This labeling, as it would seem, is normal. As a society we are constantly placing people into categories and are amazed when they behave differently from what we expected. It would be abnormal for a person to act out of the traits of their category for they would be going against what is expected of them. It’s in this way that normal can exist. Why do we create these labels, can we get past them? should we even try to? Perhaps the fear of the unknown is society’s number one motivator. We question everything and label everything because we have the innate desire to know everything. I guess that’s normal too.

These constraints that society makes can lead to rebellious behavior. People often wish to do as they please, they do not want to be held back by other peoples expectations. The desire to not be “mainstream” has become a mainstream concept. We often desire to be1316010803312_3639356 different, to stand out of the crowd and to not conform to societies norms, but that desire makes us quite similar to others. For example the hipster culture started as a life style to avoid being “mainstream” (this being the ideas, attitudes, or activities that are regarded as normal or conventional; the dominant trend in opinion, fashion, or the arts.) As time went on the hipster culture, ironically, became normal. This life style became popular and is now accepted (although not without humor) as a societal label.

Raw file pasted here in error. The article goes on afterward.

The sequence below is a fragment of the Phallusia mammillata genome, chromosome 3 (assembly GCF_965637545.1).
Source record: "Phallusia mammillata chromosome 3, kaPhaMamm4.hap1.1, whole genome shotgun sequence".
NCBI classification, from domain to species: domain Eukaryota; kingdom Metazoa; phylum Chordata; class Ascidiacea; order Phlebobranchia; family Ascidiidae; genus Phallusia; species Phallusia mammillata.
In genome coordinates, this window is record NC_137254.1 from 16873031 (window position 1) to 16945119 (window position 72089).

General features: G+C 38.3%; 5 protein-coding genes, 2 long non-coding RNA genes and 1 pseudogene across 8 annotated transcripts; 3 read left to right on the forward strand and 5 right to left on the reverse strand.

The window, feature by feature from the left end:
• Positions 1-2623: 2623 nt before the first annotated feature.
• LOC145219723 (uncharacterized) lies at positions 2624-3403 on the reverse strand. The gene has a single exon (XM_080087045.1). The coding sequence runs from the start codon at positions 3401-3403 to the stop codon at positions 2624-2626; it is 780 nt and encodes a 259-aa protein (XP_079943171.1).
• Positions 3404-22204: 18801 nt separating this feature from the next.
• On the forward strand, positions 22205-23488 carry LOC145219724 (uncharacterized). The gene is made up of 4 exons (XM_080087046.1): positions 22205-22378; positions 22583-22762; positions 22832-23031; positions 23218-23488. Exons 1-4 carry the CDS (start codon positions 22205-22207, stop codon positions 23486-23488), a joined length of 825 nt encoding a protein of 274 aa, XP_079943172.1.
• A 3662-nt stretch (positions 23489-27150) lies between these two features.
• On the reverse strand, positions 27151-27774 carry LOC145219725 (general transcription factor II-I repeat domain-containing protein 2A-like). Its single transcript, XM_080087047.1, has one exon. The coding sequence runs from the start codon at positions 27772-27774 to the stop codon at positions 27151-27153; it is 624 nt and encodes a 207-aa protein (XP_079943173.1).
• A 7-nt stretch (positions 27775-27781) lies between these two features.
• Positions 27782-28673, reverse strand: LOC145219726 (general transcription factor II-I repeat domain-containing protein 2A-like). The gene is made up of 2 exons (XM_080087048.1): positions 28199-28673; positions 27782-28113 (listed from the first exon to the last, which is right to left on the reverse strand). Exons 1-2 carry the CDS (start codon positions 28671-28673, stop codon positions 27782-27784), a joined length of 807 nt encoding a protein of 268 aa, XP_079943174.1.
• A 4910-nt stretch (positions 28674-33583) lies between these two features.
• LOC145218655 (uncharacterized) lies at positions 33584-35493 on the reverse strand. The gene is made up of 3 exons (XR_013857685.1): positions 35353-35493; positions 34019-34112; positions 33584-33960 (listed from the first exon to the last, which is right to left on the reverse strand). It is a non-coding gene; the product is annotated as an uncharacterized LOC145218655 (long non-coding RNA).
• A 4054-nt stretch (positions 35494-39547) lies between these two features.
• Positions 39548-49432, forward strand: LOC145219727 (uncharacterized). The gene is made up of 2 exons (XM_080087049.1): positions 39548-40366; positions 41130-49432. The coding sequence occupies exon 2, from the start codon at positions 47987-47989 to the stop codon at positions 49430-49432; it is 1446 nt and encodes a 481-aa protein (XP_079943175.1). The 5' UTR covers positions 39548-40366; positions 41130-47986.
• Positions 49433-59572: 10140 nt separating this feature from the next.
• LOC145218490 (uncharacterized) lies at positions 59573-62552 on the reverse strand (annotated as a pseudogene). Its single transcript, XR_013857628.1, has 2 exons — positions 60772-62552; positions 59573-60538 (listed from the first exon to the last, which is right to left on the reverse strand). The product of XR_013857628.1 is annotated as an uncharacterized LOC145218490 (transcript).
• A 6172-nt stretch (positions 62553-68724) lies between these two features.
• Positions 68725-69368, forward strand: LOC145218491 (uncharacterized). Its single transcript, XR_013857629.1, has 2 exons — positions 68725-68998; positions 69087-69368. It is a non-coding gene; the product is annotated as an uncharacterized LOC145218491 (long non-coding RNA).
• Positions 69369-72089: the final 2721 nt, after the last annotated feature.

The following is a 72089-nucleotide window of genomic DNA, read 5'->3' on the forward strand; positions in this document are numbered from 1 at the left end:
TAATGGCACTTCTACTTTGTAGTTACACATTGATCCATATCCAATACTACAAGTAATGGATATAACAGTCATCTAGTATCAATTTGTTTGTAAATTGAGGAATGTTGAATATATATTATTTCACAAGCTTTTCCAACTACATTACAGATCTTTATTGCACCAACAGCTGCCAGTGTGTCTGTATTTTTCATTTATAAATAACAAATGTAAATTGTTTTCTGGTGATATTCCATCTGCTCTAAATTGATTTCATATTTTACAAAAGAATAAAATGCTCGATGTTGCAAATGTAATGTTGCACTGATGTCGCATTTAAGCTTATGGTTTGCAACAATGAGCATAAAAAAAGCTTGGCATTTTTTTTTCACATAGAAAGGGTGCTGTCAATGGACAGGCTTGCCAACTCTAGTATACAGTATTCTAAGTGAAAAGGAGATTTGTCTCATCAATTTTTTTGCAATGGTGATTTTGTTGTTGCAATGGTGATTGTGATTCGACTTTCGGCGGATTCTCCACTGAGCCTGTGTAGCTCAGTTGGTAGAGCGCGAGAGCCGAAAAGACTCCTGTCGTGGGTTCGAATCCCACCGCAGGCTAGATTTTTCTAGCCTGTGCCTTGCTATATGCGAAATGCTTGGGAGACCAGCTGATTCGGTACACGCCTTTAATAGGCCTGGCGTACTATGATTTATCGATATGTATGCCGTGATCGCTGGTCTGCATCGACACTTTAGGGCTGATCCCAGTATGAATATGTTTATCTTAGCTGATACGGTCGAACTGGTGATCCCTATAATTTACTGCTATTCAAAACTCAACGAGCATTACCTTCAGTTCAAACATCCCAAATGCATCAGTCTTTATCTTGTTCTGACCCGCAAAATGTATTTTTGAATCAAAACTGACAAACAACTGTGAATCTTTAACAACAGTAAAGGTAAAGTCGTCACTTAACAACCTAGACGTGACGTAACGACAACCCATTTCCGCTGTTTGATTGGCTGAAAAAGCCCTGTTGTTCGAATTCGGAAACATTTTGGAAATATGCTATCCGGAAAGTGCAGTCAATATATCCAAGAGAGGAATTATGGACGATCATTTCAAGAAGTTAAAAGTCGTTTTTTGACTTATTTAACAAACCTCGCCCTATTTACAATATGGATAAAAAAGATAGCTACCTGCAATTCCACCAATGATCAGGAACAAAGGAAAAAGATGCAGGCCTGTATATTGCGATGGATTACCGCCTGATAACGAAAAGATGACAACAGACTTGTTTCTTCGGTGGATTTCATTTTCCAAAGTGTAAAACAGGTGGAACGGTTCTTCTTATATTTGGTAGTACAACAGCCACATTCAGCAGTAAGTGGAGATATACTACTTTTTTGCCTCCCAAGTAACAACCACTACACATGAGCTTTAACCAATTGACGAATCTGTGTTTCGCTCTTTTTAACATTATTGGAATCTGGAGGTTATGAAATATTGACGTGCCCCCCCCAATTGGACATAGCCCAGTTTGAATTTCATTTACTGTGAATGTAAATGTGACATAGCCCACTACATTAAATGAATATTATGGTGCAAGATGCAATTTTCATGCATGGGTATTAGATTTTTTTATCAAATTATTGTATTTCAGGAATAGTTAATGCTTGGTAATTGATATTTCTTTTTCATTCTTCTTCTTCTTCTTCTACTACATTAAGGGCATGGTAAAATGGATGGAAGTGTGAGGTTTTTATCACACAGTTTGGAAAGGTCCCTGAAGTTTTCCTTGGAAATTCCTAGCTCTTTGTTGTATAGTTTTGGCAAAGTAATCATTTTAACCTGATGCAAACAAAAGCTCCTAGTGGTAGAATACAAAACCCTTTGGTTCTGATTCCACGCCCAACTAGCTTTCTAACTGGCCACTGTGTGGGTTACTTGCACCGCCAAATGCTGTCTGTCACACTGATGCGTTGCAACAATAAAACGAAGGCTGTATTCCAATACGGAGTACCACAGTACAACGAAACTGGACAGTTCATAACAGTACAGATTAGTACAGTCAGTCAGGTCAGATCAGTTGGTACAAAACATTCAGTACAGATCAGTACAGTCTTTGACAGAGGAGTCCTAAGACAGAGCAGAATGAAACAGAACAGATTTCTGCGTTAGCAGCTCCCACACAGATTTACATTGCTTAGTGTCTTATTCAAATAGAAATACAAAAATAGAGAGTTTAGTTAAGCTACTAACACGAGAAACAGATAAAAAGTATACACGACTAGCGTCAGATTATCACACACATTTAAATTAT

We have people in society who wish to be different and we have those who wish to fit in better. We are constantly attempting to find our place in society be it through rebellion or through attempts to be “cooler”. At one point in every human’s life they have thought about where they ‘fit into’ the scheme of the world. Are they normal?  Do they want to be? Through media and the responses to it we can see that people behave in similar ways. A song about ‘fitting in’ received  millions of views on YouTube and became extremely popular because it is something that the majority of people have been able to relate to in some way or another.The definition of normal is the usual, average, or typical state or condition. Wanting to be normal is an average, or typical state or condition when we look at songs like the one linked below.



Hard Determinism